In case it’s not clear, those are turkeys. I stared at them for a moment, wondering if the cold medicine I was taking was making me hallucinate. Then a vague memory burbled up from the dark recesses of my mind: our landlord from the spring semester mentioning wild turkeys wandering around Cambridge. Huh. Ah, so he wasn’t just pulling our leg on that. I’ve only seen them once more since that first day, but I’ve seen the dirt that they leave on the sidewalk a number of times.

OK, enough turkey talk. I would show you a photograph of the front of the building, but I don’t really have any good ones; there are a lot of trees in front, and it is hard to get a shot from street level that actually shows the building. I guess that’s not a bad thing. I do have a photograph of the front door, though, which I am including here for a particular reason.

You may have noticed something unusual about the door, namely that it is at a forty-five-degree angle. This is important, because the first half of the apartment, including the bedroom and the kitchen, have to work around this angle. The hallway runs straight in from the door, meaning that it is also at an angle. The first room you come to, at a forty-five-degree angle to the right, is the kitchen.

This is probably my least favorite room of the house. Compared to our monster kitchen last semester, this kitchen is tiny. It has, more or less, everything we need, in addition to some things that we don’t need, like the dishwasher at the lower left (which we are using to store pots and pans). The narrow storm door leads out onto a tiny balcony with two chairs. This would be a nice place to sit if 1) we had better scenery and 2) the balcony was not also where the garbage can sits. As it is, though, we have only ever ventured out onto the balcony to throw out the trash or grab the stepladder that sits out there as well.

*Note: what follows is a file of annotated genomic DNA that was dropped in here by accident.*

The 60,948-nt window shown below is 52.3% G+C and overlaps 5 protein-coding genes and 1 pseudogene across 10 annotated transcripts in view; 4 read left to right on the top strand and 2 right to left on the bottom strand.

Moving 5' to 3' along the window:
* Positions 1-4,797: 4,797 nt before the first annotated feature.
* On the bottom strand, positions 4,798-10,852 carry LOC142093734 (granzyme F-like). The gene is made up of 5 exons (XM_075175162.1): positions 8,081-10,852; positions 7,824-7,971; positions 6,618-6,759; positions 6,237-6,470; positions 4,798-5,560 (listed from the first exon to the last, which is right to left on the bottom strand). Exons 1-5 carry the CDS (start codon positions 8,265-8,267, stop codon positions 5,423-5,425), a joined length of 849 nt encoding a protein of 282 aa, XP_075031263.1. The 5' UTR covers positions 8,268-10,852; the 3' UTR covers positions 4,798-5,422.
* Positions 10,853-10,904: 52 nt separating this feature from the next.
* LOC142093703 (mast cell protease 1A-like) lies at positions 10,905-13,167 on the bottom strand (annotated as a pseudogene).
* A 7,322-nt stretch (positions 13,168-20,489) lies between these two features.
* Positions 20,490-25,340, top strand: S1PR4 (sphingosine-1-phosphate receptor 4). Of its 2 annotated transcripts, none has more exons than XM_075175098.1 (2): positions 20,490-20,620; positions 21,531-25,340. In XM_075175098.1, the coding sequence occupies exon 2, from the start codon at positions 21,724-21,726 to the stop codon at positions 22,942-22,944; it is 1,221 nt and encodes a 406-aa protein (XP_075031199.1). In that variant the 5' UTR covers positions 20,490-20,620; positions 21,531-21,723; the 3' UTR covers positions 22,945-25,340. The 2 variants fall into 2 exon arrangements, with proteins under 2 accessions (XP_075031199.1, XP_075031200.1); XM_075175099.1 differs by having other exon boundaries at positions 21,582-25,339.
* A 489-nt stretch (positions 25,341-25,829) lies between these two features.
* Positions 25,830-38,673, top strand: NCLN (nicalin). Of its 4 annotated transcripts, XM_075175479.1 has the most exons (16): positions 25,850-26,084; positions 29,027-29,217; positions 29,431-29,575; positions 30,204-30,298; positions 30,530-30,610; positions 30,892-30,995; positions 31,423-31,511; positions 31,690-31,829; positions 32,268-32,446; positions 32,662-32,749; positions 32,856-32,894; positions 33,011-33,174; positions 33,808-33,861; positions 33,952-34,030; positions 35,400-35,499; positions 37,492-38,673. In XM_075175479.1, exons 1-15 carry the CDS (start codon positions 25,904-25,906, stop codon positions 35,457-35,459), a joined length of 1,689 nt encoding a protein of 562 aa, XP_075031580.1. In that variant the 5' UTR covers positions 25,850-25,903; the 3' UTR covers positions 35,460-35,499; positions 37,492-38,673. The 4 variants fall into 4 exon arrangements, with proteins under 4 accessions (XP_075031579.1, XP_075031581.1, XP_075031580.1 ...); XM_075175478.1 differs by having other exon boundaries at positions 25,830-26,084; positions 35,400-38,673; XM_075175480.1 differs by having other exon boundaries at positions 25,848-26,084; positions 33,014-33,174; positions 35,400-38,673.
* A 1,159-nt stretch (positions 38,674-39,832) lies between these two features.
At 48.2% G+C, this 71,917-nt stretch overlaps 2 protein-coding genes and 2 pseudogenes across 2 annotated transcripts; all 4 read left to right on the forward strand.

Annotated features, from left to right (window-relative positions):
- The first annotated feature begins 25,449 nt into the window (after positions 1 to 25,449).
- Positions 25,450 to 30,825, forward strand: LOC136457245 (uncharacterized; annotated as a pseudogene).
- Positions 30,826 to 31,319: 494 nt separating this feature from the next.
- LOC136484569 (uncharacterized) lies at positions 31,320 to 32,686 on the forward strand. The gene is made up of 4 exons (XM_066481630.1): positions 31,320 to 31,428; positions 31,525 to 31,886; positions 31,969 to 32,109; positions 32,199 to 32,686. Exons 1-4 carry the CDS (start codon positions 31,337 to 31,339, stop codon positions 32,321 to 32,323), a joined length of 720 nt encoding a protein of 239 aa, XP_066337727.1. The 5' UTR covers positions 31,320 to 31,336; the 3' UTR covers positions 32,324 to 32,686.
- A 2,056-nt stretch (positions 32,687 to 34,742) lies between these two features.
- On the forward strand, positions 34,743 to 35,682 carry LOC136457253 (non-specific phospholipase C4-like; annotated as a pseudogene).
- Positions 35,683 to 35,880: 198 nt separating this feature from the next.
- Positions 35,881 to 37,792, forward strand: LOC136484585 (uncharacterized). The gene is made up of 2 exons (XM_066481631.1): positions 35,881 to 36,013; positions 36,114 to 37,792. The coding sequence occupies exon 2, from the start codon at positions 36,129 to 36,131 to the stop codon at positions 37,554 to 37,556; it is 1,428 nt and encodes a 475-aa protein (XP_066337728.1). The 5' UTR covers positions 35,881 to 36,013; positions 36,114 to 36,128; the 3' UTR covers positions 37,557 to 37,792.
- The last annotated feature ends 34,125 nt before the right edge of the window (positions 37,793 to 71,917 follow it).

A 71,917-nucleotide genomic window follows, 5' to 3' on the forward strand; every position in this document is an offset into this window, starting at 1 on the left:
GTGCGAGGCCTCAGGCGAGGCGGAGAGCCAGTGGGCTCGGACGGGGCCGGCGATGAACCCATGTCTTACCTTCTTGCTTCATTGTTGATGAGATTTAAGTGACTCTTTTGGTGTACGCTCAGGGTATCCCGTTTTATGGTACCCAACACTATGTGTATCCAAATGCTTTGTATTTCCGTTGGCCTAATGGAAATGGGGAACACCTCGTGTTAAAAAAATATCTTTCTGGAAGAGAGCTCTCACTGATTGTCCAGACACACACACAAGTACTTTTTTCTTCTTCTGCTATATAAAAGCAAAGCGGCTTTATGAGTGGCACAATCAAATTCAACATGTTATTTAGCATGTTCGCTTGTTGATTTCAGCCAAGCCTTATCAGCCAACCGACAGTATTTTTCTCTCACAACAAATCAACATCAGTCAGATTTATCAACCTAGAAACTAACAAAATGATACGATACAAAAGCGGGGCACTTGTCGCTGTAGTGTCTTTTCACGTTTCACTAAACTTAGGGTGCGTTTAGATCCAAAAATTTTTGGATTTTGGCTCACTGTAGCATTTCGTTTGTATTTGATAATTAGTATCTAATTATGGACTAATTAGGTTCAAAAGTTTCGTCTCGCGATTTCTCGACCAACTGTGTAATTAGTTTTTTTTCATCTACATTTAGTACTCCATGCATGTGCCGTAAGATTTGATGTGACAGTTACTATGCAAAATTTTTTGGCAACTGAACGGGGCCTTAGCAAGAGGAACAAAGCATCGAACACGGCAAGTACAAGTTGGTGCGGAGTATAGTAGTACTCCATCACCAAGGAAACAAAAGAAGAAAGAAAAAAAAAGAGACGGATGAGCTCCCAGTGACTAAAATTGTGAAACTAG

More or less opposite the kitchen is the bedroom, at a 135-degree-angle to the hallway. There’s not much to say about this room, except that it functions as a bedroom should: There is room for a bed, and that is where we sleep. What you can’t see here is that there is no closet in the bedroom. Well, there is, but it is a corner closet (more angles!) that can’t really hold anything but towels and sheets. Our clothing is scattered around the apartment in three different places: jeans folded on the lower levels of our night tables, stuff that needs to be hung in the main closet in the hallways, and other stuff that can be folded (socks, underwear, t-shirts, etc.) in drawers in the dining room. On the positive side, the ceiling is level and high, meaning that HJ does not smash her head into the ceiling once a day, as was the case in our spring place.